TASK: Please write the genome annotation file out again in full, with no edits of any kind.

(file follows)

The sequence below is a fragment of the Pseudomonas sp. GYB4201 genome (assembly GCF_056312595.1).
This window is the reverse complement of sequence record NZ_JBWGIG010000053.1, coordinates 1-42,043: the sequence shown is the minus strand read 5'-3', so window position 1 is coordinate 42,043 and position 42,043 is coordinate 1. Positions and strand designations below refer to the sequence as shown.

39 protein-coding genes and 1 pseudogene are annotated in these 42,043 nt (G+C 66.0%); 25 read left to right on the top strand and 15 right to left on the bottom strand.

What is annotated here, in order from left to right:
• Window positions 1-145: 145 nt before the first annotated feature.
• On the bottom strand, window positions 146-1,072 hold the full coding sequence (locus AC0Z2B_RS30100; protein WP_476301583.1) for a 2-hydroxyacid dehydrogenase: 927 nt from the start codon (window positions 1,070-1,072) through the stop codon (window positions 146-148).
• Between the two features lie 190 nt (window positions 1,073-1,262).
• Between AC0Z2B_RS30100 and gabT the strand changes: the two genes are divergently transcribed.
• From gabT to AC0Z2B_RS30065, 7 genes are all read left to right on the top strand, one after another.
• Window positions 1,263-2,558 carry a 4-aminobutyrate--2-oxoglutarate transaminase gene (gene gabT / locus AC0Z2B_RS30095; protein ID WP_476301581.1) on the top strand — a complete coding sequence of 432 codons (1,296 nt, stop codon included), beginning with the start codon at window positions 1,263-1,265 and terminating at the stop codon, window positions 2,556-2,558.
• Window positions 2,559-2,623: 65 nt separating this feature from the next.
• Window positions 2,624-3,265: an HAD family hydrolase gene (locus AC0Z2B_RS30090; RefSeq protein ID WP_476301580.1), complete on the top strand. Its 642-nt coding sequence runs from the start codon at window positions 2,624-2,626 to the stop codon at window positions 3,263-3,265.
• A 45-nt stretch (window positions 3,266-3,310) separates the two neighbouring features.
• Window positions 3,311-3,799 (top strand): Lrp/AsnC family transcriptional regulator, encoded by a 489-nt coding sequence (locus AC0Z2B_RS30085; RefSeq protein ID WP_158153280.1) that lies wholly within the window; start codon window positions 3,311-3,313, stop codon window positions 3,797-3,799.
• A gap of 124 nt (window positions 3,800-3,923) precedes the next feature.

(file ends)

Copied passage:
The sequence below is a fragment of the Pseudomonas sp. GYB4201 genome (assembly GCF_056312595.1).
This window is the reverse complement of sequence record NZ_JBWGIG010000053.1, coordinates 1-42,043: the sequence shown is the minus strand read 5'-3', so window position 1 is coordinate 42,043 and position 42,043 is coordinate 1. Positions and strand designations below refer to the sequence as shown.

39 protein-coding genes and 1 pseudogene are annotated in these 42,043 nt (G+C 66.0%); 25 read left to right on the top strand and 15 right to left on the bottom strand.

What is annotated here, in order from left to right:
• Window positions 1-145: 145 nt before the first annotated feature.
• On the bottom strand, window positions 146-1,072 hold the full coding sequence (locus AC0Z2B_RS30100; protein WP_476301583.1) for a 2-hydroxyacid dehydrogenase: 927 nt from the start codon (window positions 1,070-1,072) through the stop codon (window positions 146-148).
• Between the two features lie 190 nt (window positions 1,073-1,262).
• Between AC0Z2B_RS30100 and gabT the strand changes: the two genes are divergently transcribed.
• From gabT to AC0Z2B_RS30065, 7 genes are all read left to right on the top strand, one after another.
• Window positions 1,263-2,558 carry a 4-aminobutyrate--2-oxoglutarate transaminase gene (gene gabT / locus AC0Z2B_RS30095; protein ID WP_476301581.1) on the top strand — a complete coding sequence of 432 codons (1,296 nt, stop codon included), beginning with the start codon at window positions 1,263-1,265 and terminating at the stop codon, window positions 2,556-2,558.
• Window positions 2,559-2,623: 65 nt separating this feature from the next.
• Window positions 2,624-3,265: an HAD family hydrolase gene (locus AC0Z2B_RS30090; RefSeq protein ID WP_476301580.1), complete on the top strand. Its 642-nt coding sequence runs from the start codon at window positions 2,624-2,626 to the stop codon at window positions 3,263-3,265.
• A 45-nt stretch (window positions 3,266-3,310) separates the two neighbouring features.
• Window positions 3,311-3,799 (top strand): Lrp/AsnC family transcriptional regulator, encoded by a 489-nt coding sequence (locus AC0Z2B_RS30085; RefSeq protein ID WP_158153280.1) that lies wholly within the window; start codon window positions 3,311-3,313, stop codon window positions 3,797-3,799.
• A gap of 124 nt (window positions 3,800-3,923) precedes the next feature.